KVM (Kernel based Virtual Machine) is an opensource virtualization technology built for Linux machines. It comprises a kernel module – kvm.ko which provides the core virtualization platform and a processor-specific module ( kvm-intel.ko for Intel processors or kvm-amd.ko for AMD processors ).
There are two ways of creating virtual machines using KVM. You can leverage the virt-manager tool which is an X11 server that provides a GUI interface for creating virtual machines. Additionally, you can use the command line to create a virtual machine by defining various parameters associated with the virtual machine you want to deploy.
We already have an elaborate guide on how to install KVM virtual machines using GUI on Ubuntu. In this guide, we take a different approach and demonstrate how you can create a KVM virtual machine from the command line interface. We are using Ubuntu 18.04, but this should work across all Linux distributions.
Step 1) Check whether Virtualization is enabled
As we get started out, we need to check if your system supports Virtualization technology. To achieve this, run the following command.
$ egrep -c '(vmx|svm)' /proc/cpuinfo
If your system supports virtualization technology, you should get an output greater than 0.
Next, confirm if your system can run KVM virtual machines.
If you get an error on the screen, it implies that the kvm-ok utility is not yet installed. Therefore, install the following command to install the kvm-ok utility.
$ sudo apt install -y cpu-checker
Now run the kvm-ok command to confirm whether KVM virtualization is supported.
The –name attribute denotes the name of the virtual machine. Feel free to give it an arbitrary name.
The –os-type directive specifies the type of Operating system – in this case Linux.
The –os-variant option specifies the operating system releases.
NOTE: KVM provides predefined –os-variant options and you just cannot make up your own. To check the various variants that are supported, run the osinfo-query os command. This lists all the possible Operating systems and the supported variants. Also, note that the variants my not coincide with your latest Linux release. In this case, I’m using debian9 instead of debian11 since the latter is not provided by KVM as one of the variant options.
Moving on, the –vcpu parameter specifies the number of CPU cores to be allocated to the virtual machine.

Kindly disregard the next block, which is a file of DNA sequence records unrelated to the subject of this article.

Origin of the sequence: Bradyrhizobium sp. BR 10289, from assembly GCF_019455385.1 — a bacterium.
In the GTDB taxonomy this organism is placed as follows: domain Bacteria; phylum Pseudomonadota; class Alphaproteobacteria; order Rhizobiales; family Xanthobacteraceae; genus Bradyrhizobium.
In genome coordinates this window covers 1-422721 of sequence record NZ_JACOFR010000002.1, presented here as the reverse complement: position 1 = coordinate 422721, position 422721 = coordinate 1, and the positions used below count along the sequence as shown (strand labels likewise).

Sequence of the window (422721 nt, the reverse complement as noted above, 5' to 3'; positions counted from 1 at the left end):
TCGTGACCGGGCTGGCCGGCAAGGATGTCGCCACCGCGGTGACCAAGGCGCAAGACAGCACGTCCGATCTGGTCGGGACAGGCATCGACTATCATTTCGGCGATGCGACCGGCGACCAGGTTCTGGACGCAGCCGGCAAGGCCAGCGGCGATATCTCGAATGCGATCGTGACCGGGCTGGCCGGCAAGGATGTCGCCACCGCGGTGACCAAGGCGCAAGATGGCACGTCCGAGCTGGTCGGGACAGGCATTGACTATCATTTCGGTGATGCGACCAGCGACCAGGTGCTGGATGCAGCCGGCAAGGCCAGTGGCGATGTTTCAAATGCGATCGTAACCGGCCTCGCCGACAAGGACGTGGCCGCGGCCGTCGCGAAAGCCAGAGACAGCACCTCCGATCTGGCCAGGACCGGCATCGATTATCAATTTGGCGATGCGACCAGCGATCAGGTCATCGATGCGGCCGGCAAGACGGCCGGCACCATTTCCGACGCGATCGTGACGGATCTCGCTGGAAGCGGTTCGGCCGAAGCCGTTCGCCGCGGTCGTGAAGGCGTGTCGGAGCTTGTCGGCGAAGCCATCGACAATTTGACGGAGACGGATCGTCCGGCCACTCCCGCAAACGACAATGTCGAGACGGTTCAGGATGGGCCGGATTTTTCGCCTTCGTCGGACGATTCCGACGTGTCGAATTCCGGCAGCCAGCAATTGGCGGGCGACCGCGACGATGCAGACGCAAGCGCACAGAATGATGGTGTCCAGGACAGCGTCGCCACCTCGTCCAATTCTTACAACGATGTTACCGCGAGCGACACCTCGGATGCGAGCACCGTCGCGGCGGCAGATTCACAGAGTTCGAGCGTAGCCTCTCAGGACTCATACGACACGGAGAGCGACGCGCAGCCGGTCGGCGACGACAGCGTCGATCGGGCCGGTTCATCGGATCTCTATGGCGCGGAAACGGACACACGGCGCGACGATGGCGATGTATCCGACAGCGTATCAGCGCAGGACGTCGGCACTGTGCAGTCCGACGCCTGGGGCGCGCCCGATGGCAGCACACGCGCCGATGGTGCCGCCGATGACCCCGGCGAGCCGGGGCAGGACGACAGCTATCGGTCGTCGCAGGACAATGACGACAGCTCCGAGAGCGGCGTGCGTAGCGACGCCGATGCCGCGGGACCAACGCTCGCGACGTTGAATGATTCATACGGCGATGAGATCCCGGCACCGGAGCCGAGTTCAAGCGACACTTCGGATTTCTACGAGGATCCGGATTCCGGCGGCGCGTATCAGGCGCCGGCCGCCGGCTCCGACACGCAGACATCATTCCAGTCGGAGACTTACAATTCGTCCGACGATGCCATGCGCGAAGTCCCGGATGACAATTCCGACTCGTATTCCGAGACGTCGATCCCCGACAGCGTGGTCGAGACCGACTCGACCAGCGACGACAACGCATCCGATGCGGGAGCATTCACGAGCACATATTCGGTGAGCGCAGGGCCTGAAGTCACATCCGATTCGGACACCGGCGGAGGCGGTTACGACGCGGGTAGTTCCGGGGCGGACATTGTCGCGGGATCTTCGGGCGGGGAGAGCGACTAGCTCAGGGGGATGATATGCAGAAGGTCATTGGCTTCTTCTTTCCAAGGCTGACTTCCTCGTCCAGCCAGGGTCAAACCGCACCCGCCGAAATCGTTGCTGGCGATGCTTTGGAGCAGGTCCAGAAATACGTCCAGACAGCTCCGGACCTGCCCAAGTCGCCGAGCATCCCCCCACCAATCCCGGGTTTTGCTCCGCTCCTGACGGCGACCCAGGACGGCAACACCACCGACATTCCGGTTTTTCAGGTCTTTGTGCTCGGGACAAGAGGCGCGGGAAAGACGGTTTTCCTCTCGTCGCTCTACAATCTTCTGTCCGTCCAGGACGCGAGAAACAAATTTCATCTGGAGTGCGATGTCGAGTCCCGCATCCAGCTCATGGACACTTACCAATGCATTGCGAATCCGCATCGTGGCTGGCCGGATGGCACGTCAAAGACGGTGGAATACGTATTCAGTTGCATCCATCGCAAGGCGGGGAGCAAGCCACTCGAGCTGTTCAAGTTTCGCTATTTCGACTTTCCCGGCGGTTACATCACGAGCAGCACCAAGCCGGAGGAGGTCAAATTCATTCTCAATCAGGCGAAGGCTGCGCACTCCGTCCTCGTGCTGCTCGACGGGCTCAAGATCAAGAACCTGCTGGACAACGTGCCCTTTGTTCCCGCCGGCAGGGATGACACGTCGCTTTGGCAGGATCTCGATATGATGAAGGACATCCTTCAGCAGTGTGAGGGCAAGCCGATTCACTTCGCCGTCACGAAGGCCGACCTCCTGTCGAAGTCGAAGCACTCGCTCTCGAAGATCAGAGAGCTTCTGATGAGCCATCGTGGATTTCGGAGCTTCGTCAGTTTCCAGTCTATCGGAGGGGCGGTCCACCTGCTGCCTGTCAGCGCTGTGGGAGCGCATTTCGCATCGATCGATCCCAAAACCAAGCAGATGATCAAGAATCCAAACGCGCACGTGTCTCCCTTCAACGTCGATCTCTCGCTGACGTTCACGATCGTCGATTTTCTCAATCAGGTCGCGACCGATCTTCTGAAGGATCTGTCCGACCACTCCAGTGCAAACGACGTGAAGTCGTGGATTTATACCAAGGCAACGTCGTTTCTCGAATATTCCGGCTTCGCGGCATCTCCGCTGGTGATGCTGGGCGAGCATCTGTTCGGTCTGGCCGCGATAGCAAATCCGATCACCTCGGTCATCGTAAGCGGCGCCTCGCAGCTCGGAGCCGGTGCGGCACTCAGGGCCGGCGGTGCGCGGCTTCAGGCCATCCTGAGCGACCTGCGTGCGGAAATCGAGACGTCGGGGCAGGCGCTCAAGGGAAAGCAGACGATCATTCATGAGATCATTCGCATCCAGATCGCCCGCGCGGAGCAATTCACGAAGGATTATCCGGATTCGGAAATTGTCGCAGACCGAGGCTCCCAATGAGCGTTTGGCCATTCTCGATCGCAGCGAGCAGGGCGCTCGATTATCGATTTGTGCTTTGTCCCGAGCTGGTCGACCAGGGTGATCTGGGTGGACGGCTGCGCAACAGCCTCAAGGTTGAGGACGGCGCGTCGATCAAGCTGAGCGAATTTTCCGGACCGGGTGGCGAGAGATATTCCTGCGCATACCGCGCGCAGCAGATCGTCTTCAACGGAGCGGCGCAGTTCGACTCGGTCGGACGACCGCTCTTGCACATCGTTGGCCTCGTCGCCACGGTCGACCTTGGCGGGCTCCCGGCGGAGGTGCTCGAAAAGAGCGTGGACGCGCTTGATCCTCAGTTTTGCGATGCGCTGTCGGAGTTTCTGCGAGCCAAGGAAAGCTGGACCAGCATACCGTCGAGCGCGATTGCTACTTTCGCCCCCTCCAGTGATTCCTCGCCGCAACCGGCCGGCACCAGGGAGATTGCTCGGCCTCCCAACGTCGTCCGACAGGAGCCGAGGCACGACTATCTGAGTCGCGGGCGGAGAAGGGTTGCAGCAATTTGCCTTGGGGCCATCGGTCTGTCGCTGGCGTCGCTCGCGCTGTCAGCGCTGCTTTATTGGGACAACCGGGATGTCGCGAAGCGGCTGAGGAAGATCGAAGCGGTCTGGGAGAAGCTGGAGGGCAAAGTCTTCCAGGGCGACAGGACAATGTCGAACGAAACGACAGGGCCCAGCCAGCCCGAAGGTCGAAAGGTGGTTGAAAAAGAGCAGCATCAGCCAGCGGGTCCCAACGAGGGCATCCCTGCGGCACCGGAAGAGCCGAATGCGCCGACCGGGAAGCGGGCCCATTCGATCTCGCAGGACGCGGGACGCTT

The –ram option specifies the amount of RAM in Megabytes to be allocated.
The –disk path option defines the path of the virtual machine image. The –disk directive is the disk space of the VM in Gigabytes.
The –graphics option specifies the graphical tool for interactive installation, in this example, we are using spice.
The –location option points to the location of the ISO image
Lastly, the –network bridge directive specifies the interface to be used by the virtual machine.
If all goes well, you should get some output as indicated in the image above followed by a virt viewer pop-up of the virtual machine awaiting installation.
In our case, we are installing Debian 11 and this is the initial installation screen. We proceeded with the installation until the very end.
Step 4) Interacting with virtual machines
The virsh utility is a component that is used to interact with virtual machines on the command-line. For instance, to view the currently running virtual machines, execute the command:
$ virsh list
To list all the virtual machines including those that are powered off, append the –all option.
$ virsh list --all
To shut down a virtual machine use the syntax:
$ sudo virsh shutdown vm_name
For example, to turn off our virtual machine, the command will be:
$ sudo virsh shutdown debian-vm
To start or power on the virtual machine, run:
$ sudo virsh start debian-vm
To reboot the machine, run the command:
$ sudo virsh reboot debian-vm
To destroy or forcefully power off virtual machine, run:
$ sudo virsh destroy debian-vm
To delete or removing virtual machine along with its disk file, run
a) First shutdown the virtual machine
b) Delete the virtual machine along with its associated storage file, run
This was a guide on how to install a virtual machine using KVM on the command line. We have highlighted some of the salient options to specify to ensure the successful deployment of the virtual machine. We also went a step further and demonstrated how to interact with the virtual machine on command-line using the virsh utility. Those were just a few options, there are quite several of them.